I know that only time will eventually help me. My Physio told me I am doing plenty of exercise to stimulate improvement!


  • I watched it too. I was surprised that the snow boarder went back to snow boarding. After my iceskating accident, Which led to my brain injury, I can't believe I will ever want to iceskate again.

  • It's about acceptance of both what's happened and risks.

    Snowboarding was her job and life. She also is clearly riding much more within her limits, which have deminished a fair bit, she isn't as skilled as she was.

    I like bikes, My Brain injury was the mundane riding slowly to work, I have the GPS data! not riding over mountains which I did and do again.

    For myself the old MTB was increadably important to my recovery, it provided a safe way to gain independence of movement again, when I found buses/trains much harder and at times frightening.

    The fast though twitchy bike I crashed on, I sold after a year or so as I just wasn't happy with it. But I'm so glad I had the old bike which did so much for me.

  • I'm glad your bike helped your recovery.

    I guess I had been quite naive with my love of iceskating. Since I always joked that I don't do falling over, I never considered the risks. Now I know that that one fall has turned my life upside down, my fear of the the risk of a repeat performance far outweighs any pleasure I once had. Maybe I'll feel differently in time :-)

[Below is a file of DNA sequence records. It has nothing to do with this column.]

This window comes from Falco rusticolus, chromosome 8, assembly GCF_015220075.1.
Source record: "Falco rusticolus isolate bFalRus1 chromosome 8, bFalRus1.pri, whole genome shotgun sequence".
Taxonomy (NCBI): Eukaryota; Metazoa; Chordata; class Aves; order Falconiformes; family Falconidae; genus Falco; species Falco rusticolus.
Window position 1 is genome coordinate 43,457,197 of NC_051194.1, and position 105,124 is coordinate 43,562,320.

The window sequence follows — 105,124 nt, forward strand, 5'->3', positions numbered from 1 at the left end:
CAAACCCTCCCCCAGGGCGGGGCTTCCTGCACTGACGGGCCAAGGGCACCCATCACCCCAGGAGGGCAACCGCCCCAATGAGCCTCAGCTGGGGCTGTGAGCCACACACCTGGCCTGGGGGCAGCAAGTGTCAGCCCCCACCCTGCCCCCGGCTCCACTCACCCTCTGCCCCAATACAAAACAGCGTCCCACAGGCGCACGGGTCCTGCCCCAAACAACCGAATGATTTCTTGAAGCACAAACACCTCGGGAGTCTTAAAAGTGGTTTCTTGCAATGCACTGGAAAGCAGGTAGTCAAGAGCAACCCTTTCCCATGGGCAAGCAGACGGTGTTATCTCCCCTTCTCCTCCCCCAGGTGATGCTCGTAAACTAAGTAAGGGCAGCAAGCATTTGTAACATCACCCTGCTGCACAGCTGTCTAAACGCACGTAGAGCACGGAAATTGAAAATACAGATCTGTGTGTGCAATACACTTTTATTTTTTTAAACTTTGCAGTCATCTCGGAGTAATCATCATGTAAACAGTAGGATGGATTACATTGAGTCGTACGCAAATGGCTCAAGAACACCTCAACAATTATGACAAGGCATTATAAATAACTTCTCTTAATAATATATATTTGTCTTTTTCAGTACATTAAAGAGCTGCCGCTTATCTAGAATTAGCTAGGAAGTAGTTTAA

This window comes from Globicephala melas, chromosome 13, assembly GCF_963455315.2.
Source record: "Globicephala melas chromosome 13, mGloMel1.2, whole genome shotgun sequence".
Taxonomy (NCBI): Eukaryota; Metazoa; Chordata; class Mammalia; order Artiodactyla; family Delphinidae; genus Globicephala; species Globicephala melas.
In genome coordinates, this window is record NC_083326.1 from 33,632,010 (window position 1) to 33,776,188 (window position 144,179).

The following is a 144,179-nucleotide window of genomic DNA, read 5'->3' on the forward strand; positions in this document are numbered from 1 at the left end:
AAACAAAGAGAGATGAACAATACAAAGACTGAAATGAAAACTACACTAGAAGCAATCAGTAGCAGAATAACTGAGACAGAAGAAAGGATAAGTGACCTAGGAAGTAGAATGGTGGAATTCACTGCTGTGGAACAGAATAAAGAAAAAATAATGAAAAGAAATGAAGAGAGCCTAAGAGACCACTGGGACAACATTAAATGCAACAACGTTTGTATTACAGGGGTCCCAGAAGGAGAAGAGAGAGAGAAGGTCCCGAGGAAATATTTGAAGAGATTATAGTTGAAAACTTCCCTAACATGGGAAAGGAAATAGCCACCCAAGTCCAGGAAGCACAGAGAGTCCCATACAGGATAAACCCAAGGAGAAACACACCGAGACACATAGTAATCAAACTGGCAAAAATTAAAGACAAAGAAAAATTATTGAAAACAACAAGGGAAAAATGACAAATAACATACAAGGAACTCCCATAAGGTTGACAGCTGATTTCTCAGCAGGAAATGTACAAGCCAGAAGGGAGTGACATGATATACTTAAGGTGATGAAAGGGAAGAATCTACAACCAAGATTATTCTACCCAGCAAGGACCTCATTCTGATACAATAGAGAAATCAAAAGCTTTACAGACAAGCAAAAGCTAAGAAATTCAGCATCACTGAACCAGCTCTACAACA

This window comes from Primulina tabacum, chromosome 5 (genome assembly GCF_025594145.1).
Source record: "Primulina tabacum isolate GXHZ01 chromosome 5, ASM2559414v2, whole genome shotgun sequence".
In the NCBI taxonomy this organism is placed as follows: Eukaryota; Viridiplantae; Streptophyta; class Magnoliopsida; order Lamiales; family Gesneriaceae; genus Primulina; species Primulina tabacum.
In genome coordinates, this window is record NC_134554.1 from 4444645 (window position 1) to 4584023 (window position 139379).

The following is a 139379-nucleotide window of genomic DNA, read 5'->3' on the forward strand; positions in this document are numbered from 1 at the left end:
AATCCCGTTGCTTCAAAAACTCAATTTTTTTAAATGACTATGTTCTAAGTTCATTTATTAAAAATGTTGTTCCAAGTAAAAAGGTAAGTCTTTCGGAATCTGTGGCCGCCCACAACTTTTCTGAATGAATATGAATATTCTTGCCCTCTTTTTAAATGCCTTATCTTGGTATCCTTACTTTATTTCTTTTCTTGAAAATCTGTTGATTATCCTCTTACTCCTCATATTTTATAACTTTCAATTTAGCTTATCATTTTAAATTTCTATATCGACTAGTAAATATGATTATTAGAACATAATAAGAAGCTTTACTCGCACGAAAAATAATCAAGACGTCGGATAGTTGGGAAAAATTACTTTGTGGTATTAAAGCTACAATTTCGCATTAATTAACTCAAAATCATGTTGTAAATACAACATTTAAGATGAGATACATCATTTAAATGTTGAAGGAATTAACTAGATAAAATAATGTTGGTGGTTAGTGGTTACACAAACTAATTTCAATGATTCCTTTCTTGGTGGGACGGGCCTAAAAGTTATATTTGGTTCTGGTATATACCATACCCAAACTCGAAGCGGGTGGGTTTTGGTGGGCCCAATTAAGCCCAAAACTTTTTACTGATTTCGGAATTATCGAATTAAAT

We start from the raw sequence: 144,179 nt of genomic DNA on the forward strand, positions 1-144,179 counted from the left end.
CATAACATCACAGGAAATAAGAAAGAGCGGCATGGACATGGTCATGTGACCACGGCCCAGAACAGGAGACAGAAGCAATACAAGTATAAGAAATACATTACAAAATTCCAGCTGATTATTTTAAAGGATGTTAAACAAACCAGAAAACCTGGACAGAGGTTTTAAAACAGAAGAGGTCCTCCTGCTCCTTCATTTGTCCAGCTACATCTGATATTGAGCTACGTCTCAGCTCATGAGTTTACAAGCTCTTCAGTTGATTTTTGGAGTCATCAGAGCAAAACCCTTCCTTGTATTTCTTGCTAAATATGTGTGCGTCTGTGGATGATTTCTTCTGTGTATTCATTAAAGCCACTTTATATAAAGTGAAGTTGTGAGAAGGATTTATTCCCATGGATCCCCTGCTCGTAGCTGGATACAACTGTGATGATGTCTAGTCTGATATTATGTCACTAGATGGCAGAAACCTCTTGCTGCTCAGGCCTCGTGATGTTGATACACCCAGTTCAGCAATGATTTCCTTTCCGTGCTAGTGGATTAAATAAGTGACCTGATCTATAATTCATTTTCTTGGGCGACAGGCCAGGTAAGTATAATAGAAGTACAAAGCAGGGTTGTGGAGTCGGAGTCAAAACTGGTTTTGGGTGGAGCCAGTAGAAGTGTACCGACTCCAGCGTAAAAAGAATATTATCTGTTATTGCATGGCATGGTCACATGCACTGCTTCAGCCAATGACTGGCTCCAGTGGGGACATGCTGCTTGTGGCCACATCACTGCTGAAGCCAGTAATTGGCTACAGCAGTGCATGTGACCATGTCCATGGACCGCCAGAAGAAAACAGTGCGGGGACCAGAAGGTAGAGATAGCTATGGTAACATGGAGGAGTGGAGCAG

• I can understand your love of your motorbike, my dad still rides his, as does my brother, my grandad and great grandad also had them. Even though my great grandad died in a motorbike accident and my brother and dad have both had accidents, they are prepared to take the risk and continue to ride.

  • Got to admit I didn't know ice skating was your hobby, life brings risks, just a simple slip, be that on a ice rink or in ones kitchen.

    it's working out whats acceptable to you, some things the perception and true risk are wildly different.

    It was a old Mountain Bike, not a motorbike. It allowed me to take my first tentative journeys on my own etc. was months before I could drive etc.

  • I watched it and found it very interesting!!!! And could relate


  • its called love love, in sickness and in health